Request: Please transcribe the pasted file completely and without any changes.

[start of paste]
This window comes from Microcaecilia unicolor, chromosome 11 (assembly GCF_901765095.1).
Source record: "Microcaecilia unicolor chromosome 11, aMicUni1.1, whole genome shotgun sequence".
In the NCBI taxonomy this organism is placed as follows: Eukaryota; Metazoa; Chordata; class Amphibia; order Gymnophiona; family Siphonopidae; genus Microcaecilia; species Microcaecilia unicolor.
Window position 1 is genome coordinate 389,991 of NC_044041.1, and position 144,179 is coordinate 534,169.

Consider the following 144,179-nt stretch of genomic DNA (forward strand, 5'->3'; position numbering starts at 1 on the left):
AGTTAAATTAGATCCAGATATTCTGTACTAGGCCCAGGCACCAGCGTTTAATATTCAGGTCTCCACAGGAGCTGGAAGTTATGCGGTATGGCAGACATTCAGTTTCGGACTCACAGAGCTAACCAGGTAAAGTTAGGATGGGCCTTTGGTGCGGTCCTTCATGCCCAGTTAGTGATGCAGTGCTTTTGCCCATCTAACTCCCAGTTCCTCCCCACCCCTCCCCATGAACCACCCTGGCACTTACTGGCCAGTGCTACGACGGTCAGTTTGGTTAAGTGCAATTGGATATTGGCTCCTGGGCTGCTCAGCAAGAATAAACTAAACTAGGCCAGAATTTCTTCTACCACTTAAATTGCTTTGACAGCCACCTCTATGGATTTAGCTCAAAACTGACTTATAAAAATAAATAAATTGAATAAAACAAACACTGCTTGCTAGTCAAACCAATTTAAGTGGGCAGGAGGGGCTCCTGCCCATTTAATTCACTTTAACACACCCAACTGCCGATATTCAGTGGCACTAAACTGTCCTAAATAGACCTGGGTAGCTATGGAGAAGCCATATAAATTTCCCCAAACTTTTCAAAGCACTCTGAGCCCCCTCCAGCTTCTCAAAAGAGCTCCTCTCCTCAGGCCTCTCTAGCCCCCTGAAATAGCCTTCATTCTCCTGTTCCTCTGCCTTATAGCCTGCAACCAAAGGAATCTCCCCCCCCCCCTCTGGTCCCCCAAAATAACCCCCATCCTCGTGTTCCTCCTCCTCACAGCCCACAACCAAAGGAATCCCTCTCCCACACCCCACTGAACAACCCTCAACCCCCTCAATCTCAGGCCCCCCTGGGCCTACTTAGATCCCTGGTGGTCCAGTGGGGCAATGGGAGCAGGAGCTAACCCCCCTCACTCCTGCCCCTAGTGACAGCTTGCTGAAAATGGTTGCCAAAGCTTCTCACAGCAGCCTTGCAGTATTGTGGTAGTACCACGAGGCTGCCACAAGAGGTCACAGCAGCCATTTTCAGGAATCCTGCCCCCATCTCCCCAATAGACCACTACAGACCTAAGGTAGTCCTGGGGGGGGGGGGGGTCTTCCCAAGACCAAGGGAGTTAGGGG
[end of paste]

This window comes from Microcaecilia unicolor, chromosome 11 (assembly GCF_901765095.1).
Source record: "Microcaecilia unicolor chromosome 11, aMicUni1.1, whole genome shotgun sequence".
In the NCBI taxonomy this organism is placed as follows: Eukaryota; Metazoa; Chordata; class Amphibia; order Gymnophiona; family Siphonopidae; genus Microcaecilia; species Microcaecilia unicolor.
Window position 1 is genome coordinate 389,991 of NC_044041.1, and position 144,179 is coordinate 534,169.

Consider the following 144,179-nt stretch of genomic DNA (forward strand, 5'->3'; position numbering starts at 1 on the left):
AGTTAAATTAGATCCAGATATTCTGTACTAGGCCCAGGCACCAGCGTTTAATATTCAGGTCTCCACAGGAGCTGGAAGTTATGCGGTATGGCAGACATTCAGTTTCGGACTCACAGAGCTAACCAGGTAAAGTTAGGATGGGCCTTTGGTGCGGTCCTTCATGCCCAGTTAGTGATGCAGTGCTTTTGCCCATCTAACTCCCAGTTCCTCCCCACCCCTCCCCATGAACCACCCTGGCACTTACTGGCCAGTGCTACGACGGTCAGTTTGGTTAAGTGCAATTGGATATTGGCTCCTGGGCTGCTCAGCAAGAATAAACTAAACTAGGCCAGAATTTCTTCTACCACTTAAATTGCTTTGACAGCCACCTCTATGGATTTAGCTCAAAACTGACTTATAAAAATAAATAAATTGAATAAAACAAACACTGCTTGCTAGTCAAACCAATTTAAGTGGGCAGGAGGGGCTCCTGCCCATTTAATTCACTTTAACACACCCAACTGCCGATATTCAGTGGCACTAAACTGTCCTAAATAGACCTGGGTAGCTATGGAGAAGCCATATAAATTTCCCCAAACTTTTCAAAGCACTCTGAGCCCCCTCCAGCTTCTCAAAAGAGCTCCTCTCCTCAGGCCTCTCTAGCCCCCTGAAATAGCCTTCATTCTCCTGTTCCTCTGCCTTATAGCCTGCAACCAAAGGAATCTCCCCCCCCCCCTCTGGTCCCCCAAAATAACCCCCATCCTCGTGTTCCTCCTCCTCACAGCCCACAACCAAAGGAATCCCTCTCCCACACCCCACTGAACAACCCTCAACCCCCTCAATCTCAGGCCCCCCTGGGCCTACTTAGATCCCTGGTGGTCCAGTGGGGCAATGGGAGCAGGAGCTAACCCCCCTCACTCCTGCCCCTAGTGACAGCTTGCTGAAAATGGTTGCCAAAGCTTCTCACAGCAGCCTTGCAGTATTGTGGTAGTACCACGAGGCTGCCACAAGAGGTCACAGCAGCCATTTTCAGGAATCCTGCCCCCATCTCCCCAATAGACCACTACAGACCTAAGGTAGTCCTGGGGGGGGGGGGGGTCTTCCCAAGACCAAGGGAGTTAGGGG